MOSUL, Iraq — Few outside observers following Lt. Col. Sagvon Mirani on Wednesday would have imagined he was a part of a potentially momentous military operation.

The Kurdish battalion commander strolled through avenues in the Sunni-dominated Al Bareed neighborhood, chatting with any of the residents who happened to be out in the cool Iraqi morning. Mirani jotted down complaints about electricity problems. He tussled kids’ hair and gave a couple of boys Iraqi dinars worth about $1 each, joking with one that he was paying him not to lay roadside bombs.

Yet Mirani’s easygoing manner is, itself, a testament to the success the Iraqi army has had in the city during the past month. Wednesday’s mission was the most recent phase of an ongoing operation against Sunni insurgents in Mosul, an action that coalition and Iraqi leaders say has been successful. Sunni insurgents like those from al-Qaida in Iraq fled to Mosul after crackdowns in other parts of the country, and many analysts see the city as one of the group’s last urban strongholds.

Lion’s Roar, as the Mosul operation was initially called, kicked off May 10 with a weeklong search to find 400 suspected insurgents on a government list. National Police, Iraqi SWAT teams, Iraqi Special Operations Forces and other units reinforced Iraqi army units already in the city.

Searches have since continued throughout Mosul, with Iraqi forces clearing every house in a neighborhood until the entire city has been searched. The government recently changed the operation’s name to""Mother of Two Springs,""Mosul’s nickname, to reflect a shift away from combat operations.

The Iraqis initiated, planned and implemented the operation with minimal American help; American soldiers advising Iraqi units reported not finding out about the operation until less than a day before it began, officials said.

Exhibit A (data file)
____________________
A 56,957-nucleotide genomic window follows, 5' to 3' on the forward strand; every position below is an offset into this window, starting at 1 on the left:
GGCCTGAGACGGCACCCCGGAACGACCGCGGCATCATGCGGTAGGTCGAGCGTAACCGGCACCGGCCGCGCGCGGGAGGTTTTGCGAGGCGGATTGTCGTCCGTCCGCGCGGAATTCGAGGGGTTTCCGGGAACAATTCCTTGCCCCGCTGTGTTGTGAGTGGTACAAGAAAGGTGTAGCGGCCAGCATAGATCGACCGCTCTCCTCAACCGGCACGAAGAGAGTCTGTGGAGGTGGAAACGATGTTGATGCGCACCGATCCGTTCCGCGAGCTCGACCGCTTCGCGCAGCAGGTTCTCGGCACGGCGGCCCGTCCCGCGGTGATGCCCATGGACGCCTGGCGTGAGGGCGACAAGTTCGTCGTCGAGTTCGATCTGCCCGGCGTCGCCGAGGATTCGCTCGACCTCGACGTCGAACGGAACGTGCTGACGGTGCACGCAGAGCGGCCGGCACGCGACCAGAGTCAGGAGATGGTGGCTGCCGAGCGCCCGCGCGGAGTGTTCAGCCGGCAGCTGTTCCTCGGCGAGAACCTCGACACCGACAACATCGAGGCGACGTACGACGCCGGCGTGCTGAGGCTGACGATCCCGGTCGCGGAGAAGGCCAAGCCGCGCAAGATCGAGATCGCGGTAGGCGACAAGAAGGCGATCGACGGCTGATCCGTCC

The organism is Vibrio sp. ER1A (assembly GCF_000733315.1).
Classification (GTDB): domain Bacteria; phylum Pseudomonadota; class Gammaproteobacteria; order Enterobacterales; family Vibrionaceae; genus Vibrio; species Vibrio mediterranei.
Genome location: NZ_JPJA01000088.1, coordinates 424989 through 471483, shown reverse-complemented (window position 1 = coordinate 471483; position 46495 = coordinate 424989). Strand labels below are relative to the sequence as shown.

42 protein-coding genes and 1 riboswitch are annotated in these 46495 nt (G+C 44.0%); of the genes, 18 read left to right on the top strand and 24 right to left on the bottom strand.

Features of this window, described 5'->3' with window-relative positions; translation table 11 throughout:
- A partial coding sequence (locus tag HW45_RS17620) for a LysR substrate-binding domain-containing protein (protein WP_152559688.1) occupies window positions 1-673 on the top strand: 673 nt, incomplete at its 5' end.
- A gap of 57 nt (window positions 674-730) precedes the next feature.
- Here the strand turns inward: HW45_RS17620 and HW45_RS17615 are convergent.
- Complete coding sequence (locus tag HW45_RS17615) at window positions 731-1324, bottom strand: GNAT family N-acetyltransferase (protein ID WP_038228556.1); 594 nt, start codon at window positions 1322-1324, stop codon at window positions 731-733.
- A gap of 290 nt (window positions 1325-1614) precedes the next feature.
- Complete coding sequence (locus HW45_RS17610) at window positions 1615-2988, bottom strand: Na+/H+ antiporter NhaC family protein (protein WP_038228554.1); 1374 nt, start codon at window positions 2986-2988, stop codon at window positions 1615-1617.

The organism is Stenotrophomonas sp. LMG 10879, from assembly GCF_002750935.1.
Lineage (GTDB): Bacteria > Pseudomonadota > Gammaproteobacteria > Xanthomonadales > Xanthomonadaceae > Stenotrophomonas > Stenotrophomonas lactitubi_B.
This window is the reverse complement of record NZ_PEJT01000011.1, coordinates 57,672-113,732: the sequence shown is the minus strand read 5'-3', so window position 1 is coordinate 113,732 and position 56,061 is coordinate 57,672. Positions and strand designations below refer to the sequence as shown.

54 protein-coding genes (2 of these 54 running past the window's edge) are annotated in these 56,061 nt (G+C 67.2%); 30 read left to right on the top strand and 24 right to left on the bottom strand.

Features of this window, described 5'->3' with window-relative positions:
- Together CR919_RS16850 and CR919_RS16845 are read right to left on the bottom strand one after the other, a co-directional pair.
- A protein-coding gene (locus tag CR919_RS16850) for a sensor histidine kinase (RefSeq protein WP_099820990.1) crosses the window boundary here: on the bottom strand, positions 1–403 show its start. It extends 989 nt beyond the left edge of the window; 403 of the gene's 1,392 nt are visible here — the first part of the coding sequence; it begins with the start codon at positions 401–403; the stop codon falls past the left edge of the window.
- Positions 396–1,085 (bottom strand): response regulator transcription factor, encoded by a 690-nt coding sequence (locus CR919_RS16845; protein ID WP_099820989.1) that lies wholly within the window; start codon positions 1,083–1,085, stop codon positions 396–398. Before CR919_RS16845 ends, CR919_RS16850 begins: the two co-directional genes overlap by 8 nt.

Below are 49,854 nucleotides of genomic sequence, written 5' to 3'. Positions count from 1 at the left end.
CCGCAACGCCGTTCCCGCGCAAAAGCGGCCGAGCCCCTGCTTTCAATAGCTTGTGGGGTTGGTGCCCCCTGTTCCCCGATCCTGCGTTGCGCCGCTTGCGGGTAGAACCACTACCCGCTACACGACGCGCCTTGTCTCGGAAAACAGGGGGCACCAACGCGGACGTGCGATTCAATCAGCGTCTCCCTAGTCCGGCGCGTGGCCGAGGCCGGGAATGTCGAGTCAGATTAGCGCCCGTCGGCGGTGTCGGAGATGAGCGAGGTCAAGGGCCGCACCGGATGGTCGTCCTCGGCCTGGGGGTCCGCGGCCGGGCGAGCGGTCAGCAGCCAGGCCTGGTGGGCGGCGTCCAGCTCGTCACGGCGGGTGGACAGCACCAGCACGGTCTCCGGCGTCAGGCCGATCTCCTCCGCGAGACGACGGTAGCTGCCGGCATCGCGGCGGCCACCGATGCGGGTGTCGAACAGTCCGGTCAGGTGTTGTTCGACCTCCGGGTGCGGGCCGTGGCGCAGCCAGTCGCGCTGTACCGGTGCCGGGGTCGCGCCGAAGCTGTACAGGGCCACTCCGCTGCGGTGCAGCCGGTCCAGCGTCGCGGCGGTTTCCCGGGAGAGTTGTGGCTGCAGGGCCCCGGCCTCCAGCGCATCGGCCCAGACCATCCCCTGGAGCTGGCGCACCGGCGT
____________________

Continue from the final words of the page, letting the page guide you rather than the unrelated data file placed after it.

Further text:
Leaders in Mosul can point to several encouraging indicators:

As of Sunday, the Iraqi army had detained 1,156 people throughout Ninevah province, said Lt. Col. Robert Molinari, the 3rd Armored Cavalry Regiment operations officer.

Each week before the operation, the 3rd ACR saw 100 to 120 "significant acts,""a catch-all term for encounters with insurgents or bombs, he said. That number plummeted to just 19 "significant acts" during the week of May 11.

There were no car bombs last week, where once Mosul averaged a half dozen a week. Roadside bombs have also all but disappeared, officials said.

"The Iraqis made this happen on their own. All we did was watch," Molinari said.

The Iraqi army is seeing such success that one Iraqi officer asked more senior leaders in a meeting Tuesday what he should do when insurgents approached him on their own to surrender. The answer? Detain and interrogate them. A brigade commander in the 2nd Iraqi Army Division also reported finding guns in a trash can.

"They’re just throwing their weapons," he said. "They know they can’t keep them so they’re just throwing them away."

Insurgent actions appear to confirm the soldiers’ observations. Insurgent commanders have slowed the flow of foreign fighters into Iraq, and an insurgent leader in Syria ordered fighters to lay low for the time being, according to Molinari.

Some Iraqi leaders are more guardedly optimistic. Maj. Kawa Tahir, an operations officer with 1st Battalion, 8th Brigade, 2nd Iraqi Army Division, told an American adviser that he thinks insurgent leaders are waiting outside the city to see what will happen. Tahir said he’d like to see similar-size operations expand from inside the city to neighboring areas.

"So far it’s good, but I think the most important bad-guy leaders, they knew that something was coming," Tahir said.

For now, though, American and Iraqi soldiers are overwhelmingly considering the operation a success.

"It is the most self-reliant operation that we’ve seen since we’ve been to Ninewah," Molinari said.

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